We use a soil moisture probe to measure the moisture content daily, especially on greens. The goal is not only to keep the plant alive, but also to encourage the grasses we want to establish. For example on greens, we absolutely want to get rid of poa annua. We know it likes water and fertilizer, so we’ll try to maintain, thanks to our probes, the lowest possible moisture content so that fescue will naturally take over. Of course, despite the very advanced software, it’s not an exact science. In some areas the soil can be a bit more hydrophobic, in others the wind will be stronger… That’s where experience and almost daily adjustments make the difference to be as efficient as possible with these living soils.

2. Biodiversity preservation

There are 20 of us gardeners at the golf club and we’re all very attuned to the environment we work on every day. On a 300 hectare property, only 50 hectares are dedicated to the three courses. The rest is dunes, forests, extremely rich ecosystems – there’s life everywhere on the site. So it’s all the more important to show that we work in harmony with, not against, this life.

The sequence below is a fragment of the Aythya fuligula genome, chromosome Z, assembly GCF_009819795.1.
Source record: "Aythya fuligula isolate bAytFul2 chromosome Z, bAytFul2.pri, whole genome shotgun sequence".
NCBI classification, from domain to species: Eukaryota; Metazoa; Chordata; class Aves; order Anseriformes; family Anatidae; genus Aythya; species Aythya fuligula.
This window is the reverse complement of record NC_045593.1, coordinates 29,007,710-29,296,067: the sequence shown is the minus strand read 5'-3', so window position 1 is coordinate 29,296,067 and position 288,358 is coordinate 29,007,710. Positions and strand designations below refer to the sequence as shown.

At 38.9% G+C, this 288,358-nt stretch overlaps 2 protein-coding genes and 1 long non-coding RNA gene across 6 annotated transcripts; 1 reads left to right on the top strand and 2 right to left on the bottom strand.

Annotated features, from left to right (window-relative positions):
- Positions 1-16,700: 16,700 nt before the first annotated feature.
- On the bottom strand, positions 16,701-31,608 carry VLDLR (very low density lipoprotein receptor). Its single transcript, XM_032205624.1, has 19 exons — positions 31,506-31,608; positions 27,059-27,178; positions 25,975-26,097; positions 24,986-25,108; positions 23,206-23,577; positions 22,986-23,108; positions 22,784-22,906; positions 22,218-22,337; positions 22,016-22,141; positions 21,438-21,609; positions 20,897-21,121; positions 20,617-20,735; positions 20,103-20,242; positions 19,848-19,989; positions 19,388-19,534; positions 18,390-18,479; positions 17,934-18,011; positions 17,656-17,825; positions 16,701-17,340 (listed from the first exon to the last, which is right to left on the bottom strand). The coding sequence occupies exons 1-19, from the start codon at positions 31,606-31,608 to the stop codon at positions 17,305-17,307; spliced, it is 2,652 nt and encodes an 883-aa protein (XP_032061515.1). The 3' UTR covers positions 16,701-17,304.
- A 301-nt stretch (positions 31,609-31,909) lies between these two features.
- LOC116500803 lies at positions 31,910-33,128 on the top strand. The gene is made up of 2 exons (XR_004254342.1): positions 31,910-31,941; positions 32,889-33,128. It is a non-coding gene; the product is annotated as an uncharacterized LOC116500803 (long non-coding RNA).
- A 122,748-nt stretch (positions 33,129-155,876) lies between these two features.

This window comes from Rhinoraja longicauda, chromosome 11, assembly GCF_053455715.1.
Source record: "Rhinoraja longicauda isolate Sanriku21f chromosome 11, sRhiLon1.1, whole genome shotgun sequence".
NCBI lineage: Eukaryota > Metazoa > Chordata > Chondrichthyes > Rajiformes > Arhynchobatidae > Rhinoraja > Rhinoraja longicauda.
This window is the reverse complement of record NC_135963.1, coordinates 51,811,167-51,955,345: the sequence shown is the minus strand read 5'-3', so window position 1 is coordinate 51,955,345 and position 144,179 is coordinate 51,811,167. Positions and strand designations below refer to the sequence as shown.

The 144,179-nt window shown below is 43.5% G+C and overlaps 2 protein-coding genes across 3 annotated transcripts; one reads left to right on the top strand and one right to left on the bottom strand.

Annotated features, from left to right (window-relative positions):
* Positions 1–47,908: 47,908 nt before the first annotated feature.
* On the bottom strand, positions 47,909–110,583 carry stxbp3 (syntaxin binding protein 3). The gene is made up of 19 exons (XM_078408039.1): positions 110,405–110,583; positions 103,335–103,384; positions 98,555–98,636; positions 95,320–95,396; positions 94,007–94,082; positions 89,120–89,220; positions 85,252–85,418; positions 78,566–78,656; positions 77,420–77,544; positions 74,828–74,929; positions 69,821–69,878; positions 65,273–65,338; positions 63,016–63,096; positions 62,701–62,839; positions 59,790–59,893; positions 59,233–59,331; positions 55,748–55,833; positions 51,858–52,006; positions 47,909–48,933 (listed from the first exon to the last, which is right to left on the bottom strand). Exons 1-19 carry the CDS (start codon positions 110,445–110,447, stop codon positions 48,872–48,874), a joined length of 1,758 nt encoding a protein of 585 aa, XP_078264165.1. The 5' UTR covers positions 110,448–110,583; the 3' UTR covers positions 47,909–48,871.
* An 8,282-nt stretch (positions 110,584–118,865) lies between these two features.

The really positive side of the label is that it helps us better identify all the species living on the golf course. For example, there are many snakes, wild orchids, frogs and more… It pushes us to think differently and sometimes re-examine our ways of working. But to be fully transparent, we didn’t need a label to realize the wealth of biodiversity our courses hold. We witness it daily and already had a very good perception of that biodiversity even before the studies. Personally, I still marvel today at certain plants, like the evening primroses or sea lyme grass native to the region.

3. The controlled use of products

There are two key aspects to consider when talking about stopping the use of phytosanitary products. First, we need to modify our maintenance practices, which we’ve been doing for years by performing a huge number of mechanical operations. But we also need to communicate that zero phytos will result in a different standard of quality on golf courses. Because you can maintain a course without any products, but it will require a higher degree of tolerance from players. For example, it will be harder to have fairways free of daisies. Of course we’re finding other methods than using selective products, with a harrow we run over the fairways to get a very consistent finish, but it won’t be as perfect as with a product.